Click to read the full news article

Volunteer
SOS RHINO is looking for volunteers interested in helping us in our efforts to save the Sumatran rhinoceros. Our Borneo Team is studying the demographics of the remaining animals in Tabin Wildlife Reserve to determine when patrol units, habitat protection, or translocation may play a role in the rhinos' survival. Read more:

Click to read the full news article


7. Answers to Frequently Asked Questions


1. The white rhinoceros in Africa is the species with the wide upper lip. It is the rhinoceros that spends much of its time grazing for which reason it has developed this wide lip to help in cutting off the sharp grass.The black rhinoceros in Africa is a browser and has a prehensile upper lip to find and cut off the browse on shrubs and trees. It has a far smaller head because is does not need all the muscles for lowering the head.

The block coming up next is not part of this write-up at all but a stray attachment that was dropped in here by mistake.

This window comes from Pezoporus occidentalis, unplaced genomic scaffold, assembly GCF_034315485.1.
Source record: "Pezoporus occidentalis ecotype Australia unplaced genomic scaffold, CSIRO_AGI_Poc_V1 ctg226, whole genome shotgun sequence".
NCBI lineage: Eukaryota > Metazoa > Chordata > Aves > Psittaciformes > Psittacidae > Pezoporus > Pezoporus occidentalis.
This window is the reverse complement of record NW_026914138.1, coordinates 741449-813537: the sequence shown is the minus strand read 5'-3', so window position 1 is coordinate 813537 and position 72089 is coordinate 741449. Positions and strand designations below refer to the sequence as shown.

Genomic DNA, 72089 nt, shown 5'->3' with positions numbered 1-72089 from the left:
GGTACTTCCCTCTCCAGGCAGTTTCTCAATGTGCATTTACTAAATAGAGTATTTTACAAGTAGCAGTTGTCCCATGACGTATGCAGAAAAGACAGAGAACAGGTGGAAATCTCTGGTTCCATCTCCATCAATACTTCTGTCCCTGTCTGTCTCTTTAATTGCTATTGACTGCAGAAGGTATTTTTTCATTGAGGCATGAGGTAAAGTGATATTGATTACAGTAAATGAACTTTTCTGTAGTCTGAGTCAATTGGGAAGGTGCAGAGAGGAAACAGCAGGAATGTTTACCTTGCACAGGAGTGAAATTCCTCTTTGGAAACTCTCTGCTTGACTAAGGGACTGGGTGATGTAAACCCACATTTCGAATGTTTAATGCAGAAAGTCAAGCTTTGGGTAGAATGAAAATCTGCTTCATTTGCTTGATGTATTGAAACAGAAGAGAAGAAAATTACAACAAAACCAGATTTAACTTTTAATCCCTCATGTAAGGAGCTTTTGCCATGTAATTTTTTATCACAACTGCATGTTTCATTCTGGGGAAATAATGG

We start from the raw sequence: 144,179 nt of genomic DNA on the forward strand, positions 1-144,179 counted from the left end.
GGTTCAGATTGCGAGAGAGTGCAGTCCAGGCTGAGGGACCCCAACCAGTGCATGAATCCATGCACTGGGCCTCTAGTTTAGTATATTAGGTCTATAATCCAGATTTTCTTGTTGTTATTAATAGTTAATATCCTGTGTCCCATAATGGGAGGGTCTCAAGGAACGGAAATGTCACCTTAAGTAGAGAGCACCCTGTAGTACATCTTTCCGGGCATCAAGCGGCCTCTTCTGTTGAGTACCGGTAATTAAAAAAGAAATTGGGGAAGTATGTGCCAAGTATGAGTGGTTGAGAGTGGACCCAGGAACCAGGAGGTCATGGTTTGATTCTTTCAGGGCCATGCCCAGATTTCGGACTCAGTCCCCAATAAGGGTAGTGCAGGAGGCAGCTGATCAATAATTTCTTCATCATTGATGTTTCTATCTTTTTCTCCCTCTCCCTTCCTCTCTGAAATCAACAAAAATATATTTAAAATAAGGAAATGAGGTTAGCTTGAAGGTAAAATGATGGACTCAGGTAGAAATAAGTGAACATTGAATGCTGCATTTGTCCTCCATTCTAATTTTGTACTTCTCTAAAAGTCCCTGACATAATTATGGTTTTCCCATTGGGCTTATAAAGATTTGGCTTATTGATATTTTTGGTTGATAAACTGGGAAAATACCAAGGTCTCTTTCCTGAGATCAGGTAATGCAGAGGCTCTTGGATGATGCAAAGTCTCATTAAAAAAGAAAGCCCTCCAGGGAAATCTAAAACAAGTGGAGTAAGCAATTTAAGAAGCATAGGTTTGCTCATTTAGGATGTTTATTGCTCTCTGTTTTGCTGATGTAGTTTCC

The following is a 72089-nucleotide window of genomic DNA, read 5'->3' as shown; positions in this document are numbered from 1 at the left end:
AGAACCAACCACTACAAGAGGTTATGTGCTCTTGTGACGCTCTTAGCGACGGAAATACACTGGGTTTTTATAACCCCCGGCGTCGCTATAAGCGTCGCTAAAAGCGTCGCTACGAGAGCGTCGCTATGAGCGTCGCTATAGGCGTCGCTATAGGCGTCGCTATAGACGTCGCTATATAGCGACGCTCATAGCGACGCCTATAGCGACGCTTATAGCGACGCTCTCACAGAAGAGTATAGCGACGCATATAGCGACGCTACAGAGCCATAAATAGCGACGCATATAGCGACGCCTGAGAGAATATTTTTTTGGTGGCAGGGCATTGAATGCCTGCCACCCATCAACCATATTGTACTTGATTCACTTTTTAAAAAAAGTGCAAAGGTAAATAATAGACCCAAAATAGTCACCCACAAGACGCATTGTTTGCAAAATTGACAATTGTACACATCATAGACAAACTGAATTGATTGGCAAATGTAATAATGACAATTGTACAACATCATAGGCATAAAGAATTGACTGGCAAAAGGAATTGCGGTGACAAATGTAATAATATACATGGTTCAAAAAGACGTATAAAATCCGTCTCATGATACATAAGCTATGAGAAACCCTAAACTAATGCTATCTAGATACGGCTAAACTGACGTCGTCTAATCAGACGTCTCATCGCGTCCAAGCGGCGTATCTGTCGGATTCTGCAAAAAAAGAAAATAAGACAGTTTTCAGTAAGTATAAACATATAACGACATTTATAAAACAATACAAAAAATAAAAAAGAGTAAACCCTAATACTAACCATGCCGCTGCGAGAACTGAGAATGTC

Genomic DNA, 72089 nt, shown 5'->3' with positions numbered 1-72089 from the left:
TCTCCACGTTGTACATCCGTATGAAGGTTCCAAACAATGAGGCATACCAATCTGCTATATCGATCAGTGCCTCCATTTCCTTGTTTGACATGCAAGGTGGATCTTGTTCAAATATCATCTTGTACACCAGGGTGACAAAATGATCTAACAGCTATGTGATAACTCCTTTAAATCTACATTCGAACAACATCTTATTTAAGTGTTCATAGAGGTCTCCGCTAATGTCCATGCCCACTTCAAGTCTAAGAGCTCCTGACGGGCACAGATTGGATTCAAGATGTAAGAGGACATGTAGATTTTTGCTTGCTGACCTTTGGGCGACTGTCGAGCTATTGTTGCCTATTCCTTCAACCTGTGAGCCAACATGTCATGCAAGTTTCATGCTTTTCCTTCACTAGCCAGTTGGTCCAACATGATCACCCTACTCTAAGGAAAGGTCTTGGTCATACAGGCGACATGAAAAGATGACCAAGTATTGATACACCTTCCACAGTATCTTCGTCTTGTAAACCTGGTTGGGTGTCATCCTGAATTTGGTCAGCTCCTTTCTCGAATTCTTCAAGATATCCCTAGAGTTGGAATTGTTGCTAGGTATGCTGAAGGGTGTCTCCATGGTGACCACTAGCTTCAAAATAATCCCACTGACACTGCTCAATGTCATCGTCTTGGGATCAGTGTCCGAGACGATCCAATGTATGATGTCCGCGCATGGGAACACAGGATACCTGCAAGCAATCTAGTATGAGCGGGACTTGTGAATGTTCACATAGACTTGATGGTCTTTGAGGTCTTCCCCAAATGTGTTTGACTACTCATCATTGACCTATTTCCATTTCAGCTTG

2. The rhinoceros will always be seen as an aggressive animal.  Its behaviour when approached by men will vary, but can often be interpreted as aggression. When left alone, the rhino will rarely attack on its own accord.

3. All rhinos, those from Asia as well as Africa, have teeth in the sides of their jaws, called premolars and molars.  The Asian species of rhinoceros also show well-developed front teeth.  In fact, the incisors of the Indian Rhinoceros are its main means of defence, much more dangerous than the horn on the nose.


8. About Us

SOS Rhino is a non-profit, international foundation dedicated to preserving the five rhinoceros species in their natural habitats. Our conservation programs combine research, education, marketing and advocacy, all working collectively to achieve sustainable results.

Through diverse stakeholder support, SOS Rhino develops and funds rhino conservation and awareness programs appropriate to individual countries, providing these countries with the information and tools to build lasting rhino conservation.

It is our goal to secure a place for this ancient animal in tomorrow's world.

Click to read the full news article